Materality was added to Todd Pletcher's Kentucky Derby contenders when winning the Florida Derby. (Photos by Eclipse Sportswire)
Making the Grade, which will run through the 2015 Belmont Stakes, focuses on the winners of the big races, usually from the previous weekend, who could impact the next Triple Crown. We’ll be taking a close look at impressive winners and evaluating their chances to win important races based upon ability, running style, connections (owner, trainer, jockey) and pedigree.
This week we take a closer look at Materiality, winner of the $1-million Besilu Stables Florida Derby on March 28 at Gulfstream Park.
Materiality has come a long way in a short time. Since his debut sprinting at three-quarters of a mile in January, the bay colt by 2005 Preakness and Belmont Stakes winner Afleet Alex has strung together three straight wins and cemented a spot in the 2015 Kentucky Derby. Is it too much too soon? Will he fall victim to the “Curse of Apollo”? Let’s take a closer look.
Sire (Father): Afleet Alex
Dam (Mother): Wildwood Flower, by Langfuhr
Owner: Alto Racing
Breeder: John D. Gunther (Ky.)
Trainer: Todd Pletcher
Ability: One thing this year’s cast is not devoid of is fast horses. In year’s past, the typical lament has been that none of the 3-year-olds has proved particularly fast. That’s no issue this year with familiar rivals Dortmund and Firing Line and dazzling champion American Pharoah. Add Materiality to that list.
All Materiality has done since January is record three straight triple-digit Equibase Speed Figures, capped by a 115 off a short rest for winning the Florida Derby. To put it in perspective, Materiality tied the best 3-year-old Equibase Speed Figure posted in a stakes race in 2015, and the other two that equaled his figure both did it in sprints. The 115 is one point better than Dortmund and Firing Line earned in the Robert B. Lewis Stakes and four points higher than Florida Derby runner-up Upstart posted in an electrifying win early this year in the Holy Bull Stakes.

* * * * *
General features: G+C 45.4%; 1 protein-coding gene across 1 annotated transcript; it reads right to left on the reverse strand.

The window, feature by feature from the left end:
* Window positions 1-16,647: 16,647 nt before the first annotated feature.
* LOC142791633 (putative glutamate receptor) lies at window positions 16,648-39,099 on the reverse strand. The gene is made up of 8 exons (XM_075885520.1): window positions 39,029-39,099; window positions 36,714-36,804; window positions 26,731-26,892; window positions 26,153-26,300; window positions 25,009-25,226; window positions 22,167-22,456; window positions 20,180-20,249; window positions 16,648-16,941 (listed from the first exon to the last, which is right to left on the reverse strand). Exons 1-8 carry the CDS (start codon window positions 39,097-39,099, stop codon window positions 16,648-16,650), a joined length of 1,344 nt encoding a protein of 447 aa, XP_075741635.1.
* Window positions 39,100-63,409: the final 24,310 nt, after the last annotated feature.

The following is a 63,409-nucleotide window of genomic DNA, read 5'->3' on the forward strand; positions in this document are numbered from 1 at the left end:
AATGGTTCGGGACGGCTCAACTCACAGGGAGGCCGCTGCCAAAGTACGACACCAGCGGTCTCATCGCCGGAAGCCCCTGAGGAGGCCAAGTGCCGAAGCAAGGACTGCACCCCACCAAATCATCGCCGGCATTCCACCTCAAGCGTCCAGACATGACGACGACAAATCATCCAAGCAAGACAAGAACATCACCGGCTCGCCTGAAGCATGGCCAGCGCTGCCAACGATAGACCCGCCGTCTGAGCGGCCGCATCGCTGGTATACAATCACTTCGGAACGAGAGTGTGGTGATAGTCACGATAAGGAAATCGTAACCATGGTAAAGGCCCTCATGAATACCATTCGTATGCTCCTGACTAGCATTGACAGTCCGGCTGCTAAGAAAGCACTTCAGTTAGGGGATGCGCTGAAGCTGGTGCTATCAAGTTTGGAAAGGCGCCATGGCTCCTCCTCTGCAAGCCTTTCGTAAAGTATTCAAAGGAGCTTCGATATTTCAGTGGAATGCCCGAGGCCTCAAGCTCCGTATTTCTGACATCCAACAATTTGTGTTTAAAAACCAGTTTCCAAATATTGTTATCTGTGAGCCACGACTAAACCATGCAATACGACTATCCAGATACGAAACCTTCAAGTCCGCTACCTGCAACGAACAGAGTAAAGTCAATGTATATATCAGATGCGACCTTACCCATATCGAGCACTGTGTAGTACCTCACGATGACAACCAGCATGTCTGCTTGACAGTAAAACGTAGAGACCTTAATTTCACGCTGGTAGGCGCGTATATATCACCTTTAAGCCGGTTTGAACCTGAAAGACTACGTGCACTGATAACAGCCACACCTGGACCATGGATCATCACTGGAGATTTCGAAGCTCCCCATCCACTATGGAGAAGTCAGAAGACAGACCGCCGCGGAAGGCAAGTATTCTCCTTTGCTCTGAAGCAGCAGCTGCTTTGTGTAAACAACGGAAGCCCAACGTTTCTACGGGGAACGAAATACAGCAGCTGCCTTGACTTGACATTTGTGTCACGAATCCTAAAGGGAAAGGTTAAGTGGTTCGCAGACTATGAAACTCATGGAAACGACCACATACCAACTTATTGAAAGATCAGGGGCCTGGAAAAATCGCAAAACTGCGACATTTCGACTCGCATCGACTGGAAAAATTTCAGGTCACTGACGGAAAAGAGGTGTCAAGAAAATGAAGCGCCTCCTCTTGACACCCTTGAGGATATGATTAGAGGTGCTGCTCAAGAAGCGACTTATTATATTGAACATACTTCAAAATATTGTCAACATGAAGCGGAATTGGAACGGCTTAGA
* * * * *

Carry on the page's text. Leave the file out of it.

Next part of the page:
The biggest concern for me is that Materiality took :13.73 to cover the final eighth of a mile, which is very slow. However, it does appear that the main track was playing pretty slow on Saturday, which explains the big speed figure despite the unattractive final eighth of a mile.
One important note: His race before the Florida Derby in the Islamorada Handicap at the same 1 1/8-mile distance showed that he is capable of pressing a faster pace than he faced in the Florida Derby and finishing faster. In that race, he came home more impressively in :12.95.
Bloodstock agent Steven Young purchased Materiality for $400,000 at the Fasig-Tipton Midlantic sale of 2-year-olds in training on behalf of Gil Moutray's Alto Racing. With $656,028 in lifetime earnings from three wins in as many starts, he has proved an astute purchase.
Running style: Materiality has pressed the pace in his first three starts and then taken control with an explosive burst of speed. While he is very willing to rate behind a pacesetter, he does not appear to enjoy being slowed down too much. When that happens, Materiality uses his cruising speed to take charge. I think there might be even more here with this colt. It’s tough to know for sure, but it wouldn’t surprise me if Materiality can comfortably race close to a fast pace and still have enough gas in the tank to make his bid on the far turn. His sire was electric on the final turn of his races, so perhaps he would even be willing to drop a little bit farther back and save a little bit extra as the races get longer on the Triple Crown trail. He is so lightly raced, though, that it’s difficult to tell. He figures to be a bit of a Wild Card in the 1 ¼-mile Kentucky Derby.
Previous Making the Grades
Connections: Seven-time Eclipse Award winner Todd Pletcher won the Kentucky Derby in 2010 with Super Saver and the Belmont Stakes in 2007 with Rags to Riches and 2013 with Palace Malice.
Pletcher nominated 32 three-year-olds to the 2015 Triple Crown, including Grade 1 winners Carpe Diem and Daredevil, Louisiana Derby runner-up Stanford and Fountain of Youth Stakes winner Itsaknockout.